Hearkening back to the somewhat-better days of last summer, we saw the arrival of three new acquisitions for the Phoenix Suns. Hedo Turkoglu, Hakim Warrick and Josh Childress were introduced within the matter of just a couple of days, and throughout the 2010/11 season the carousel continued on its merry way. After the curtain dropped rather prematurely in early spring, we had seen Turkoglu, Warrick, Childress, Marcin Gortat, Mickael Pietrus, Vince Carter and Aaron Brooks all make debuts as Suns. Looking back at my own mindset at each respective time, I wasn't more excited to see any one of those players lace 'em up for the Purp as I was when Josh Childress the 'Fro-licious signed here.

It was impossible not to compare Chill to Shawn Marion. His hops, garbage-pailness and athletic yeah-I-just-snuck-in-there-and-did-thatness had me highly anticipating the Matrix Reloaded, right down to the jumper that was so fugly it could put Bill Cartwright in hysterics. 

Well much like the Matrix Reloaded, it was more fizzle than sizzle, even though that 'fro is righteously fo' rizzle. What went wrong? Was all this because of a busted finger? Or did Gentry perhaps cost the team a few wins by not releasing the Chill? It's all just so much pontificating at this point; what's important now is: Will a consistent 25mpg from Josh Childress make this team better?



For the sake of argument, let's assume that the broken finger he sustained in preseason was the root of most of his troubles. His failure to hit even half of his freethrows after a career of being above-average in that department lends no other explanation. I'm willing to write off his horrid shooting this season as a product of injury. The problem is, even if you wipe that away, things don't bode very well for the future.

For his career (again, not counting this season), Childress has averaged 0.9 three-point attempts per game. As a wing player for the Phoenix Suns, this is, for all intents and purposes, unacceptable. A shy trigger-finger in this system will pretty much punch your ticket straight to Garret Siler land. This is why Mickael Pietrus was given a spot in the rotation, despite maniacally hoisting up scud missiles from anywhere on the court, while Childress was a spectator. I'm not saying it's right, but it's the preference of the coaching staff and likely (and probably more importantly), it's the preference of Steve Nash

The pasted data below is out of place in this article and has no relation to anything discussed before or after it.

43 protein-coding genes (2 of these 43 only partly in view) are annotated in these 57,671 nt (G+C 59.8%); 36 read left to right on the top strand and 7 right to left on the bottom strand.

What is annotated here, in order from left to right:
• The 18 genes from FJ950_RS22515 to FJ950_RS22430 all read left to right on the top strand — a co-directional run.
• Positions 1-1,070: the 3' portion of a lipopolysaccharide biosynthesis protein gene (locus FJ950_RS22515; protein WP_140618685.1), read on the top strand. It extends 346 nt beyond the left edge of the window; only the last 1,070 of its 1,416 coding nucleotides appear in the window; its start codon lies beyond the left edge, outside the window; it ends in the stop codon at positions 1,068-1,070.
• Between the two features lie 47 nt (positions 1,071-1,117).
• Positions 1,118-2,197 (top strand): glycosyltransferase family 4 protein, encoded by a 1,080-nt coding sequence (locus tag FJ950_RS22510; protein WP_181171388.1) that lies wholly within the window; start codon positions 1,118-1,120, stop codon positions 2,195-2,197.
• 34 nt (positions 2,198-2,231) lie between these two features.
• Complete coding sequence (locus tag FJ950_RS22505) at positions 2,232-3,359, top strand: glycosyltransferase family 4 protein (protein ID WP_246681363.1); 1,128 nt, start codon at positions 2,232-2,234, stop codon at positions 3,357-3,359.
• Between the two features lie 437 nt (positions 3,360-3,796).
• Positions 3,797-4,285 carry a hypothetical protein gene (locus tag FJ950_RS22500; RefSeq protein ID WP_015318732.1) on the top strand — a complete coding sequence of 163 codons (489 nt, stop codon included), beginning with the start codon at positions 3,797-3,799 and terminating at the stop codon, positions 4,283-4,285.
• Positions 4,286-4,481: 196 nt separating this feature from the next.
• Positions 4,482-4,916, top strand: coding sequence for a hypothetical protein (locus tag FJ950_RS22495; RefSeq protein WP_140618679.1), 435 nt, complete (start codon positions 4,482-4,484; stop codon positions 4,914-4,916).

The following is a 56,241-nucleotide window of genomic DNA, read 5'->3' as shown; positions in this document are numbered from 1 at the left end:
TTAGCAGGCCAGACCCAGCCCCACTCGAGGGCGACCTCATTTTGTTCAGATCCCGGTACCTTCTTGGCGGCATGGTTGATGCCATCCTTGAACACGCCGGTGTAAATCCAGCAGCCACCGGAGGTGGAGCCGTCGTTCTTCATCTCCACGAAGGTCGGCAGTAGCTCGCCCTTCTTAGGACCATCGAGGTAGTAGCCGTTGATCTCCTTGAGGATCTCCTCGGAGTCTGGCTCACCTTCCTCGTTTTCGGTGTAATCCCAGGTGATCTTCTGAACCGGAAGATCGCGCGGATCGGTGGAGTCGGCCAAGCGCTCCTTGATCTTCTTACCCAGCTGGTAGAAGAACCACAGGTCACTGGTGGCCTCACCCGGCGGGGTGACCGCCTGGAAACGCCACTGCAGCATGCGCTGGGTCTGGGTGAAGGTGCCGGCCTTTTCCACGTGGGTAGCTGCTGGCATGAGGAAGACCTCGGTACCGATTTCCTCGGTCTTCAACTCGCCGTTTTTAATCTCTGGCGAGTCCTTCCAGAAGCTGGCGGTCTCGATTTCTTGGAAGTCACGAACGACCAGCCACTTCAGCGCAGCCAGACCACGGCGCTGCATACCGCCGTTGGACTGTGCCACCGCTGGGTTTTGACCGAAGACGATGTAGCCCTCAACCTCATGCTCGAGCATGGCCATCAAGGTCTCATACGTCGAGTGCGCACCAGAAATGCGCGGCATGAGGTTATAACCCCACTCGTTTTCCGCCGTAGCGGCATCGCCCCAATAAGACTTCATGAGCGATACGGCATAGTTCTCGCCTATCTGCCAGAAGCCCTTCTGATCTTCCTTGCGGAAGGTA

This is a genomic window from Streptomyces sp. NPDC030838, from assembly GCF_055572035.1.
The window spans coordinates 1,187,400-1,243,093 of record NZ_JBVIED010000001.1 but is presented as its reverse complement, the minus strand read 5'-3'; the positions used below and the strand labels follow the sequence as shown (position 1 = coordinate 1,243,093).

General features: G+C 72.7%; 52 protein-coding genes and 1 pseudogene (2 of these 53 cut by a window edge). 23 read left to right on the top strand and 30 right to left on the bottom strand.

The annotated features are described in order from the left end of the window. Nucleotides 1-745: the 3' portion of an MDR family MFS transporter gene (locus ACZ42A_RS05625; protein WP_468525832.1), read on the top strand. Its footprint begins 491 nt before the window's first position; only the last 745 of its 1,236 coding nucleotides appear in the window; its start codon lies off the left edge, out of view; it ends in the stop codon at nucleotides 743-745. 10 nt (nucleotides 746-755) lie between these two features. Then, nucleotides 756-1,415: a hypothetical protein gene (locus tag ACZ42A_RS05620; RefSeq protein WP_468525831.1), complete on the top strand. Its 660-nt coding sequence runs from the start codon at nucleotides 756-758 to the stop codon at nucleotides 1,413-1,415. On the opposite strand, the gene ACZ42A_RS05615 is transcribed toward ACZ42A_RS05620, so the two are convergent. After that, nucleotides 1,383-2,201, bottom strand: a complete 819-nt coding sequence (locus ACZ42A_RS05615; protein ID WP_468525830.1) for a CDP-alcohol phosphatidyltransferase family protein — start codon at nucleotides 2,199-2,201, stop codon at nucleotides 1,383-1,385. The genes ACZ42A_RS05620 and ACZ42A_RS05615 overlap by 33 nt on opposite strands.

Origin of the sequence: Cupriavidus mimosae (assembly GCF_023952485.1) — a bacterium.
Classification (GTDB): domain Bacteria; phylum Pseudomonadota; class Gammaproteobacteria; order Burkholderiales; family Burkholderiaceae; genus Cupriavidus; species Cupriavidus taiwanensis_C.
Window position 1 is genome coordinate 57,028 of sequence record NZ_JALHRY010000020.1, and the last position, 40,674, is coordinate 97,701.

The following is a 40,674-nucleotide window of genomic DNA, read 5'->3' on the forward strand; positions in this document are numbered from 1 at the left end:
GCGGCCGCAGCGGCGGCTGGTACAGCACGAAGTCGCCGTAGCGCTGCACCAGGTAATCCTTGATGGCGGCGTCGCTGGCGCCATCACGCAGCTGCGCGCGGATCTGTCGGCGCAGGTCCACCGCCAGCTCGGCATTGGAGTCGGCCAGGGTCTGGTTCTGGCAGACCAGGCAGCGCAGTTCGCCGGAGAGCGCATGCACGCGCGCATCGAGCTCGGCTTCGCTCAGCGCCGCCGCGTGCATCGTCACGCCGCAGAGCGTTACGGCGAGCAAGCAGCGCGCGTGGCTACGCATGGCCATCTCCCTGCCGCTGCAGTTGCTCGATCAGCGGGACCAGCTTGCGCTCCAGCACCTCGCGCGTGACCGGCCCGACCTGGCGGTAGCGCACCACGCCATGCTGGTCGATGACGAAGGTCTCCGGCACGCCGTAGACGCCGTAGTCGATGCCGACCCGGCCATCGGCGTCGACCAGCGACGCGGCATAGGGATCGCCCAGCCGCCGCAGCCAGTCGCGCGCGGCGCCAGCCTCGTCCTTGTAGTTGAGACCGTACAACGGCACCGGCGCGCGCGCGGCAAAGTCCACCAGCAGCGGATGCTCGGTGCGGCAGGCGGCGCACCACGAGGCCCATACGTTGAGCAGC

It would be natural to point out in defense of Childress that Shawn Marion has a worse career 3pt percentage (.332 to Childress' .343), and that didn't stop him from thriving in the Suns system. The big difference here is that Shawn has attempted 2.3 a game; adding up to 1.4 more attempts from deep than Childress. Drilling threes like Ray Allen is not a requirement to play for the Suns, but passing up shots or showing any hesitation on the perimeter is disastrous for a SG or SF in this system. If Steve finds you open in the corner, you better damn well let the orange fly. 

So what would it take for Childress to earn his keep as a Sun? His reputation as a solid defender preceded him, but like every other part of his game the sample-size as a Sun was too small. His best shot might be to become a younger and more athletic version of Grant Hill while splitting time with him at SF, thus allowing the Suns to keep a versatile defensive ace on the floor when Hill sits. For this to work, however, he would have to A) start shooting when open, maybe learning the corner three Raja-style, or B) be so effective in his defensive-minded garbage-pail role that he can stay on the floor despite his shyness on the perimeter. 

I don't have much confidence in either of those things happening, especially since "earning his keep" would entail playing up to par for a contract that will pay him $29mil/4 years. Even at his best, Josh Childress is still (stop me if you've heard this before) a role player. You know who pays role players $30 million? Championship contenders. Teams that pay role players $30 million and don't contend end up being... the Indiana Pacers.

As much as I hope I'm wrong about this, the best case scenario for Childress and the Suns is for him to play well enough to increase his trade value. This team needs players with potential for growth, not more role players with limited skill-sets.

Sorry Josh, this hurts me more than it hurts you.

Page 1140 of 1516


Sponsored Ads